UK - telent's net pension scheme deficit has been reduced by £51m in the past six months, the company's latest results have revealed. The deficit at 30 September amounted to £14m, comprising of a £48m surplus in its UK pension plan and liabilities of £62m relating to unfunded legacy pension liabilities retained in its German business.
The single largest movement in its cash balances during the last six months related to the transfer of the majority of the cash held in the escrow account, owned by telent but secured in favour of the trustees of the UK pension plan, from cash deposits to primarily UK sterling bond investments.
The escrow account was created when most of the former Marconi business was sold in 2006. As part of the deal it was agreed that the money could be drawn on by the pension trustees if the scheme fell into deficit, or could be given back to the employer if the scheme was deemed to be more than 105% in surplus.
Pension Corporation, which will be able to access the escrow account if such a surplus is achieved, faced much opposition to its takeover of telent. The Pensions Regulator appointed three independent trustees to the pension board, after concerns were raised by trustees of the pension fund, and union Unite raisied claimed the security of workers' pensions was at risk if the deal went ahead.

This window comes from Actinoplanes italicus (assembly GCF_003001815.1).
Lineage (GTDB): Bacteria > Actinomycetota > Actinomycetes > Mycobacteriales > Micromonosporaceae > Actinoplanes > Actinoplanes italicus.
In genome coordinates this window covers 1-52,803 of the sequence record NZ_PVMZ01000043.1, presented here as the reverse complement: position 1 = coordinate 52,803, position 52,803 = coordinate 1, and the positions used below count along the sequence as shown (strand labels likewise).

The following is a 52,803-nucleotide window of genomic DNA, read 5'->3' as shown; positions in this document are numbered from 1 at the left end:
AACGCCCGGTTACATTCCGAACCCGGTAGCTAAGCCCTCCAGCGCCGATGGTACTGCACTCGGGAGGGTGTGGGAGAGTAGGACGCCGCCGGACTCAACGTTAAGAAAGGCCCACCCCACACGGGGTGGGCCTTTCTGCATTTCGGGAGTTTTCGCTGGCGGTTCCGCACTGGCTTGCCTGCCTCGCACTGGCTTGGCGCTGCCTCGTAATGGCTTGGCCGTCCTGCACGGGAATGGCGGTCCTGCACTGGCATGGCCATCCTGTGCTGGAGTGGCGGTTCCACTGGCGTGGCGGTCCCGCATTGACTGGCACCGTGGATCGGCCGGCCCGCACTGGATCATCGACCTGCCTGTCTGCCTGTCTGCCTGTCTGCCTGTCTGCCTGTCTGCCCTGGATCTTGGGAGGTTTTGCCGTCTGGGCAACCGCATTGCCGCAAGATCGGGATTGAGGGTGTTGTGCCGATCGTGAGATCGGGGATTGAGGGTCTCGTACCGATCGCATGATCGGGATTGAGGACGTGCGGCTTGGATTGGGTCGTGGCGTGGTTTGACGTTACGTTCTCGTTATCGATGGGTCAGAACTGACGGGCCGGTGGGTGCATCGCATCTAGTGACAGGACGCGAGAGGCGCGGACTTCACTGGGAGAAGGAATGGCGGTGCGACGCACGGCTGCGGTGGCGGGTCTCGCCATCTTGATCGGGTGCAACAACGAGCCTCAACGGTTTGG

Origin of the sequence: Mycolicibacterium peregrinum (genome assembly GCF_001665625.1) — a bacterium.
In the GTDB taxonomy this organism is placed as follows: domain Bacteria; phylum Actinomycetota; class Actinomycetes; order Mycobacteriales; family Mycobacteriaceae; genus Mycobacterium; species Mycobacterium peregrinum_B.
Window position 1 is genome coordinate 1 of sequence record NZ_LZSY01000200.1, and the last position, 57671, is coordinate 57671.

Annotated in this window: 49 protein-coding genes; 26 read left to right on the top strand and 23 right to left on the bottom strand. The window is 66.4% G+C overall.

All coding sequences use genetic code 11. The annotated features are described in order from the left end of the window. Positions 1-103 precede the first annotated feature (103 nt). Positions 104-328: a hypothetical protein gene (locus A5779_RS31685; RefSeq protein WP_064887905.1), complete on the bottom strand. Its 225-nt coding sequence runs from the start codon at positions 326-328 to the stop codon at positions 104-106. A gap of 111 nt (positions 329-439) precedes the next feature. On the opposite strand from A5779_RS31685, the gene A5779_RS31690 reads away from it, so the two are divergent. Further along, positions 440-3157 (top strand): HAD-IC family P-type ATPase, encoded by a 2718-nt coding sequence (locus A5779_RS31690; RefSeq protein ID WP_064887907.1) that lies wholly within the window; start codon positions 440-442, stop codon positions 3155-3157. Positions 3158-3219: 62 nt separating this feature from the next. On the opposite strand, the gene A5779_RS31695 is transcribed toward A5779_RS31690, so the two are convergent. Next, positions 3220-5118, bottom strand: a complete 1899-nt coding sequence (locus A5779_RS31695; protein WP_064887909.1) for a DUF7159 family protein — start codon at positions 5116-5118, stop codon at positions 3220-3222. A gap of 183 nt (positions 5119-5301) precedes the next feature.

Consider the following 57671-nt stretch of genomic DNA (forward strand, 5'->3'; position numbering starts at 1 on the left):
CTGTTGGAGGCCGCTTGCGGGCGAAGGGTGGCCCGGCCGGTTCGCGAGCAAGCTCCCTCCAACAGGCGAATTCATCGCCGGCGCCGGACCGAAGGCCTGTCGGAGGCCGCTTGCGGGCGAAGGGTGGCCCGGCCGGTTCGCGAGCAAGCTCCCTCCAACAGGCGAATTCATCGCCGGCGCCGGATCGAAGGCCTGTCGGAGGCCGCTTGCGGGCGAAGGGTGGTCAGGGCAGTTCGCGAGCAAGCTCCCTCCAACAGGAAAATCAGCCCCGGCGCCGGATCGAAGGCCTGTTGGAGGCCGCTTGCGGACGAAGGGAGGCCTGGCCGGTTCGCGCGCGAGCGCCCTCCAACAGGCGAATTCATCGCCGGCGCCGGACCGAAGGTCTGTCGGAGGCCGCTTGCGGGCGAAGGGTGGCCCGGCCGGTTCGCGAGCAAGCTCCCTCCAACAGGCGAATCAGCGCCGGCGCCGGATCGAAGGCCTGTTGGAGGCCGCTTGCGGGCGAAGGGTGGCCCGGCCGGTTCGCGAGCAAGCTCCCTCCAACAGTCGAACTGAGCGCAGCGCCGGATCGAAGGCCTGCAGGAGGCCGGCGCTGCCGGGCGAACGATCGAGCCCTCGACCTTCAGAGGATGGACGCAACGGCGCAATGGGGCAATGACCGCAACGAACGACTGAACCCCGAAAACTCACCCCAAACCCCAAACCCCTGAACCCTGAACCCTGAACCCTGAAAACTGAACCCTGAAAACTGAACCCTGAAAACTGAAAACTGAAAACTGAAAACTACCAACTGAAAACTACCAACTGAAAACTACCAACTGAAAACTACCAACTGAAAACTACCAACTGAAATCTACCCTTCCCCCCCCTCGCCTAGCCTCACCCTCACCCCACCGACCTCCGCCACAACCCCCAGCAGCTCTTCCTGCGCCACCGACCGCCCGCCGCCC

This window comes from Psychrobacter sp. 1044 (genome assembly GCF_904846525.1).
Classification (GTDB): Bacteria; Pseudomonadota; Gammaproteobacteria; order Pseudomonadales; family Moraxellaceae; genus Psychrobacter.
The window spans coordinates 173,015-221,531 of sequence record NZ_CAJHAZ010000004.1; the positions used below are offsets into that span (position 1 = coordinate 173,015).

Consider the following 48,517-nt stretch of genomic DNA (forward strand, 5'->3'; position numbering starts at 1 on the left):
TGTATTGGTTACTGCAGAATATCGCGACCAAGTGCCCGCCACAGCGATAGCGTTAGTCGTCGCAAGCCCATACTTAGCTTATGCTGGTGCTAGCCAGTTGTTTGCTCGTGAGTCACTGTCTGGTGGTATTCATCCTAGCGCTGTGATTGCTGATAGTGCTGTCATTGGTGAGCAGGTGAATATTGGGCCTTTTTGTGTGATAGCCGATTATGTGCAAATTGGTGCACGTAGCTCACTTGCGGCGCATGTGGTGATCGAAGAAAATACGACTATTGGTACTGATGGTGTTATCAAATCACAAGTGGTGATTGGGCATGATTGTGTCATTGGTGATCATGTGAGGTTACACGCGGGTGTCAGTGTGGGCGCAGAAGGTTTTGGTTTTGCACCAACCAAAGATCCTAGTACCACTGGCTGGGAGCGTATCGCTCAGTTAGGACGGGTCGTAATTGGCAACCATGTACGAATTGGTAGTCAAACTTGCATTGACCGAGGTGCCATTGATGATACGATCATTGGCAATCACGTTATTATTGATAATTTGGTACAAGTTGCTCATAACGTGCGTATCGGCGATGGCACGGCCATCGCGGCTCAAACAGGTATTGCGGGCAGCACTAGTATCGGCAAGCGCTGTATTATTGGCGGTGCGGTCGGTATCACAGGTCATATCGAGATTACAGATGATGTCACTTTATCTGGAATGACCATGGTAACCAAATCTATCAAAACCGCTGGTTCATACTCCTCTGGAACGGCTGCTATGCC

Folllowing the takeover, a spokesperson for Pensions Corporation said: "At some point in the next six months Pension Corporation will work with trustees to come up with the right investment policy for the fund."
Most people think it is right that savers take responsibility to protect from pension scams.
More than 100,000 savers face being landed with huge tax bills following tiny uplifts to their pension, a Freedom of Information (FOI) reply has revealed.
Alan Pickering says politicians should have the freedom to redefine what is meant by 'absolute'